The film opened August 15 in the US, but isn’t out in Australia for another week. Call me impatient but I’ve been waiting for a movie like this my whole life and so I’ve already been to two advanced screenings, once with another Asian-Australian friend and again with my mum who immigrated to Australia from China more than 25 years ago. I thought she might share my excitement at seeing faces that looked like ours playing not just background roles as chefs, accountants, or kung fu masters — but every role, from socialite to comedic relief. However to my disappointment, the importance of representation in media is largely lost on my mum and many other first-generation immigrants who have grown up in societies where they are the majority. This distinction between Asian-Americans and “Asian Asians” is a central conflict in the film. My frugal Chinese mum was only lured into seeing a movie at the cinema because our tickets were free. I told her about my plans to watch the film again when it’s officially released here so I could pay money for it and support it, and she scoffed at the thought and told my dad who mocked me as well. But this movie’s not for them. (Just kidding, this movie has something for everyone please support it so we can have the sequels!) (Update: A sequel is in the works!)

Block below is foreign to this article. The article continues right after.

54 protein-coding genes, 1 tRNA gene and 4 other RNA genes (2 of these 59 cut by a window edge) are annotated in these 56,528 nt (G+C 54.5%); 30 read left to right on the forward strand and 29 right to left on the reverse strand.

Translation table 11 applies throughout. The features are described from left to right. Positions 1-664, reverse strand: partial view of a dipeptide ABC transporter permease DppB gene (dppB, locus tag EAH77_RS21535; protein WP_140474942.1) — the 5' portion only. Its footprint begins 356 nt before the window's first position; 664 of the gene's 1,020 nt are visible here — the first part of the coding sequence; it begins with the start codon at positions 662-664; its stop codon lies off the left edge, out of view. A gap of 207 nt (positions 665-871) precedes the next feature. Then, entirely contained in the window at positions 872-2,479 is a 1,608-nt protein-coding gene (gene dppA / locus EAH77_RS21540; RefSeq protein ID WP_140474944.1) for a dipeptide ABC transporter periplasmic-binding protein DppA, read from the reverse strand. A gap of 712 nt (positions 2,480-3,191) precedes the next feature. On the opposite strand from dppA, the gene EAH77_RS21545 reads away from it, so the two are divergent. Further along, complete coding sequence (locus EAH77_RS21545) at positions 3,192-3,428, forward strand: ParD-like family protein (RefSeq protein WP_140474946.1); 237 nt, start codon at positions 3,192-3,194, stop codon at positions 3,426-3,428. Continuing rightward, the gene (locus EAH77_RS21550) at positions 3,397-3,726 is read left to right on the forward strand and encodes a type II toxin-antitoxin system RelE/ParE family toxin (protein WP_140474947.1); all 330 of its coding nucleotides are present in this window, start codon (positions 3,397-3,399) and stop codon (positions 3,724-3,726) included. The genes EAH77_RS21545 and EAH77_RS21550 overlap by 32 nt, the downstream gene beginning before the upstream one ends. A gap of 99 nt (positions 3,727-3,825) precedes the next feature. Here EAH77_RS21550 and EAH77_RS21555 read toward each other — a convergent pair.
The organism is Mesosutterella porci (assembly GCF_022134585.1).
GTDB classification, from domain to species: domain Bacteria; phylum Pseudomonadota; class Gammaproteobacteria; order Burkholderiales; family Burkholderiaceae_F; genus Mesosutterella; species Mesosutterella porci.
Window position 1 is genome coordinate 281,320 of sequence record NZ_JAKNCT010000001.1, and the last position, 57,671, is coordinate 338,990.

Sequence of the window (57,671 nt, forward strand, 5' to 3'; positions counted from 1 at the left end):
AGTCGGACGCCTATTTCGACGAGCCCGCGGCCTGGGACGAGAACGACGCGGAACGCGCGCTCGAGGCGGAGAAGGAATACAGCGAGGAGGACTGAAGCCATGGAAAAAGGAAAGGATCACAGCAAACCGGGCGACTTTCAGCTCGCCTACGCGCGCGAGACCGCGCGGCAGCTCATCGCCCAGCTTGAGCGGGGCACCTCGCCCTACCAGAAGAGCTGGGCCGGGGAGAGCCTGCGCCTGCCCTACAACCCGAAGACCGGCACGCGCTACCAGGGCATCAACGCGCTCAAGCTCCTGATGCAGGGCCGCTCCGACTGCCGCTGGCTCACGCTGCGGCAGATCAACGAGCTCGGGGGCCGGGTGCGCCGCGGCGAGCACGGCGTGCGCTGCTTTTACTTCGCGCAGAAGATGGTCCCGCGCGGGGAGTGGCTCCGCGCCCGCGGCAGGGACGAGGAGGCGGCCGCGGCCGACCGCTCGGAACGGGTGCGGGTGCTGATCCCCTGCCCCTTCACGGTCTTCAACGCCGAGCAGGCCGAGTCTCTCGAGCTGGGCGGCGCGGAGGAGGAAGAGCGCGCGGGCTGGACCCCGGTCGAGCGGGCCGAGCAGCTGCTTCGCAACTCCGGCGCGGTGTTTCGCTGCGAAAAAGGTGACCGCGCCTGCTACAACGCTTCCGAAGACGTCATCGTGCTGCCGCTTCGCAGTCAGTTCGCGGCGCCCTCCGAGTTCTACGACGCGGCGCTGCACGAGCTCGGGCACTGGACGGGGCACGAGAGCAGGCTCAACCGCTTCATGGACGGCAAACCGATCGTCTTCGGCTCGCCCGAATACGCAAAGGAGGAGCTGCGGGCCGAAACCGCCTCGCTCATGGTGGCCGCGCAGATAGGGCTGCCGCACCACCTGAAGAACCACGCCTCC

There’s been so much buzz around this film that you can’t have missed the fact that it’s the first Hollywood film in 25 years to feature an all-Asian cast in a contemporary story. Not only is it momentous to see stories with Asians at the forefront, this film does one better by centering on the experiences of different generations of Asian women. All of them are well-developed and have their own unique motivations spurring their arcs — a far cry from the meek and submissive portrayals we typically see. Nick’s maternal grandmother, Shang Su Yi, has a smaller role in the film than in the book series but her significance is not understated. “Traditionally, this grandma is the head of the family,” my mum whispered with a note of reverence as the characters on screen spoke of filial piety.